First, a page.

Alpine Ski Touring
Skill Development and Safety
Alpine ski touring is a fun, exciting and physically challenging way to explore the back-country of the Jasper National Park. Famous for the incredible vistas, rugged peaks, wild glaciers and fluffy champagne powder, the Canadian Rocky Mountains offer a wide range of easy short day trips to long multi-day glacial traverses. Venturing further into the backcountry requires a greater degree of ability, knowledge and self-reliance. The weather can change rapidly in the mountains and temperatures may drop to as low as -40 degrees Celsius, even in March. Avalanches are a common occurrence. Considerable skill and knowledge is required to navigate through avalanche terrain. Avalanche educational courses are offered through the Canadian Avalanche Association or through a certified mountain guide.
No avalanche control takes place in the backcountry other than for the purposes of highway corridor avalanche control. Understanding avalanche phenomena will help you make more informed decisions. Daily backcountry Avalanche Bulletins
are prepared by professional avalanche forecasters in the Visitor Safety program between December and April. The Jasper avalanche forecast covers the area from the Maligne Valley south to Saskatchewan River crossing in Banff National Park. These forecasts can be viewed online and are posted at the Jasper Information Centre.
The avalanche danger can change rapidly with changing weather. Be observant of changing conditions and early warning signs during your ski trip. Be willing to turn around if conditions are not safe. Before heading out be sure to check the local weather forecast at 780-852-3185 or check on-line with Environment Canada
The Icefields Parkway and the road to Maligne Lake travel through many avalanche paths, which are posted with signs marking their start and end points. Do not stop or park between these signs as you are at danger from avalanches here.
Avalanche control activities take place along these sectiof higns ohway and the road may be closed during these times for several days at a time. Un-detonated explosives may be encountered in these areas. Do not move or touch any objects that you suspect are explosives and report them immediately to Jasper Dispatch by calling 780-852-6155.
Dial 911 to report an emergency. Cell phone coverage is limited within the park with some coverage existing close to the Jasper or Lake Louise town sites. Few pay phones are located along the Icefields Parkway. The best forms of emergency contact from the Jasper back-country are satellite phones or carry a Personal Locator Beacon, SPOT or InReach device.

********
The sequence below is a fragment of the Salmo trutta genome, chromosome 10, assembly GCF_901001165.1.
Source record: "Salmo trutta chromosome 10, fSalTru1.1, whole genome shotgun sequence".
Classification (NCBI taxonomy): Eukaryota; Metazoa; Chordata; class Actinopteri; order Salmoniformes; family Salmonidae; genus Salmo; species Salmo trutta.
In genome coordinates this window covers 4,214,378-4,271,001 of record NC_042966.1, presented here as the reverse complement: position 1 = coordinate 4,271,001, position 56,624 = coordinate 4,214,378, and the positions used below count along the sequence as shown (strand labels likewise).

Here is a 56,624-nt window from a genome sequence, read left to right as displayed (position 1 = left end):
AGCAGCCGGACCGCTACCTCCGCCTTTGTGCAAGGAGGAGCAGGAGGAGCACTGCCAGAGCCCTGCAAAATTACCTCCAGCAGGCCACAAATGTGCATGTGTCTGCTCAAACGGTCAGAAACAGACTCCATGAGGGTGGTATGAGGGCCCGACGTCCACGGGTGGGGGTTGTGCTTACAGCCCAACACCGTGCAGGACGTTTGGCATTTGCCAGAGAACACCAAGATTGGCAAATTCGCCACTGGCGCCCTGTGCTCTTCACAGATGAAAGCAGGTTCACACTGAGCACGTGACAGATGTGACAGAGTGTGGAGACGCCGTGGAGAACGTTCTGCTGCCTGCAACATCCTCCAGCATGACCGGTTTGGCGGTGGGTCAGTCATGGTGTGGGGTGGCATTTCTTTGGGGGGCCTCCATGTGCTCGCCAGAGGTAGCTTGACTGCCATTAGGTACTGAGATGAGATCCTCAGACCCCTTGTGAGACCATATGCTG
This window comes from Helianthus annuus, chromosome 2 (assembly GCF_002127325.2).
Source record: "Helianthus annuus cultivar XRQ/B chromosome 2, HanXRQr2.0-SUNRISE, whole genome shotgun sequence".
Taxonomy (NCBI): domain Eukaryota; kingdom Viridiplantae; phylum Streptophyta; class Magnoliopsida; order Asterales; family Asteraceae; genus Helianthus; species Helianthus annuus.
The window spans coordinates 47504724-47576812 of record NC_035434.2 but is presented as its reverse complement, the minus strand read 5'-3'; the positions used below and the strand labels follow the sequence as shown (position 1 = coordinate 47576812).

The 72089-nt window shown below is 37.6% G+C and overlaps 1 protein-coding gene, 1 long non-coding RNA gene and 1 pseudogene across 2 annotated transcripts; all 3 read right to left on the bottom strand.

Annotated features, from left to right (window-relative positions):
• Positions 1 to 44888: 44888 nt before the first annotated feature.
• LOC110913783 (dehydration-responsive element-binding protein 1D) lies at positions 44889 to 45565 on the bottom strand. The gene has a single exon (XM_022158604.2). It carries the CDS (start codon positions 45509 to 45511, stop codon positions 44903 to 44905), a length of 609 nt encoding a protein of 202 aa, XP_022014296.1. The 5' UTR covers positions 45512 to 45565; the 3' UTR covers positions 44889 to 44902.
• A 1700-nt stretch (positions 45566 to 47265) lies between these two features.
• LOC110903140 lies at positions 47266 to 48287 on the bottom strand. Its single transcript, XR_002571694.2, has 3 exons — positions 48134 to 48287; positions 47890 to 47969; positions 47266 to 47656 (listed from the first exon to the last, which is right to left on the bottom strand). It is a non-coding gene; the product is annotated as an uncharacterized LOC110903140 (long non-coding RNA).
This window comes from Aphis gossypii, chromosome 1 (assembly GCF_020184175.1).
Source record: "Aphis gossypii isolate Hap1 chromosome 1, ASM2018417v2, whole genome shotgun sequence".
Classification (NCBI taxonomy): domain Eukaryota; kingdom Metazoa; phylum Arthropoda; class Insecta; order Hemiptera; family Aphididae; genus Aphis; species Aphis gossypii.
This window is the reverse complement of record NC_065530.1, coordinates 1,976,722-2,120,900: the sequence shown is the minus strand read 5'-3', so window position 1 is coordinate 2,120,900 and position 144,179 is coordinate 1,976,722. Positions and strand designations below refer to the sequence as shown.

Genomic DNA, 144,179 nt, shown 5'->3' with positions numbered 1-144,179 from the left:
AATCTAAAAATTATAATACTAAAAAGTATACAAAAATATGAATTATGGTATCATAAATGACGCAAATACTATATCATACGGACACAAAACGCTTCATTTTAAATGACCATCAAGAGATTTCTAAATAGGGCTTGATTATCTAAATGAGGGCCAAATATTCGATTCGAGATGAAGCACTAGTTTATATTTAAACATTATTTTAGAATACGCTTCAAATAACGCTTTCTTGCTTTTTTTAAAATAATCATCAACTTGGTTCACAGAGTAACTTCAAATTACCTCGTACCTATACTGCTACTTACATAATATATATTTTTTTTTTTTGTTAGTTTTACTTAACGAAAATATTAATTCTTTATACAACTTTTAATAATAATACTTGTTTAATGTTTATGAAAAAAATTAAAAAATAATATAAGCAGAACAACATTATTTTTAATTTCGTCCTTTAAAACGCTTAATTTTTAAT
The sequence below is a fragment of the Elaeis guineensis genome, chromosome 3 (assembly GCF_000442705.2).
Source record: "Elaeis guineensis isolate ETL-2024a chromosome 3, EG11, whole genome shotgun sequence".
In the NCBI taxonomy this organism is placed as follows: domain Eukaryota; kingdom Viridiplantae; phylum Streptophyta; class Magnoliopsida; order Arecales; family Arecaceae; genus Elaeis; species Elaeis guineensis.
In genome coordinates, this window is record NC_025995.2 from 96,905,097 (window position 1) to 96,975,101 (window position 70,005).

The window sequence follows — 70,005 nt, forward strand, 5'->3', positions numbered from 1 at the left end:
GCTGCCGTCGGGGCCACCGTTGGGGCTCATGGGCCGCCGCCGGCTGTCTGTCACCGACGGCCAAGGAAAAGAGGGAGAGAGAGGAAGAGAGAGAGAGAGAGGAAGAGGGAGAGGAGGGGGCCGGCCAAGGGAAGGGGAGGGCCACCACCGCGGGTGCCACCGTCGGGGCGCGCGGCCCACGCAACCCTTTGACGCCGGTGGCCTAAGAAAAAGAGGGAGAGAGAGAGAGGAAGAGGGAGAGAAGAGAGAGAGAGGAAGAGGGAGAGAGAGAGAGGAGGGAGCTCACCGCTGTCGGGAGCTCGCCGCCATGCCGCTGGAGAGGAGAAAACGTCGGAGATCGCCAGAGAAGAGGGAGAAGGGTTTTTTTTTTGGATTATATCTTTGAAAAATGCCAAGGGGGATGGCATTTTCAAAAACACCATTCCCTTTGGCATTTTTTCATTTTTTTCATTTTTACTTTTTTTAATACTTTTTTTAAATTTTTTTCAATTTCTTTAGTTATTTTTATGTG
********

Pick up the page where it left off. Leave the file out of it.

If you are calling for assistance using a satellite phone the number to call to reach the Jasper emergency dispatch will be 877-852-3100.
The following are some considerations that will help you prepare for an enjoyable ski tour:
- Pick an objective that is within your ability and have an alternate plan in case conditions changes, for popular trips check the Avalanche Terrain Exposure Scale.
- Research the trail or trip and find out what condition it is in. contacting Jasper Dispatch 780-852-6155 or the Parks Information Office at 780-852-6176. If you would like to speak with an avalanche forecaster this can be done through Jasper Dispatch. Guidebooks can be purchased at local retail stores in the area.
- Check the backcountry Avalanche Bulletin on line.
- Check the weather forecast on line or on the phone 780-852-3185.
- Let someone at home know your plans for the day and when you are expected back.
- Go with a friend.
- Take your avalanche safety gear and know how to use it if you are venturing into avalanche terrain.
- Be prepared to be self-sufficient if you encounter bad weather or have an accident by packing the right clothing and emergency equipment.
- As you drive to the trailhead observe the landscape and what the weather is doing. Ask yourself is the avalanche danger changing. Look for signs of recent avalanche activity and be prepared to change your objectives for the day.
- Check the information boards at the trailheads.
- Set a turn around time and stick to it.
Snow cover varies greatly with elevation. On the ice caps in the park skiing is possible year round. At lower elevations in the valley bottoms skiing is best between early December and late March. During the early part of the winter Parker Ridge is closed until there is 50cm of snow cover. This is to protect the fragile soil and vegetation from damage by skiers and boarders.
For Current Conditions and Avalanche Bulletins
Follow the link to Jasper National Park
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Follow the link to http://www.parksmountainsafety.ca/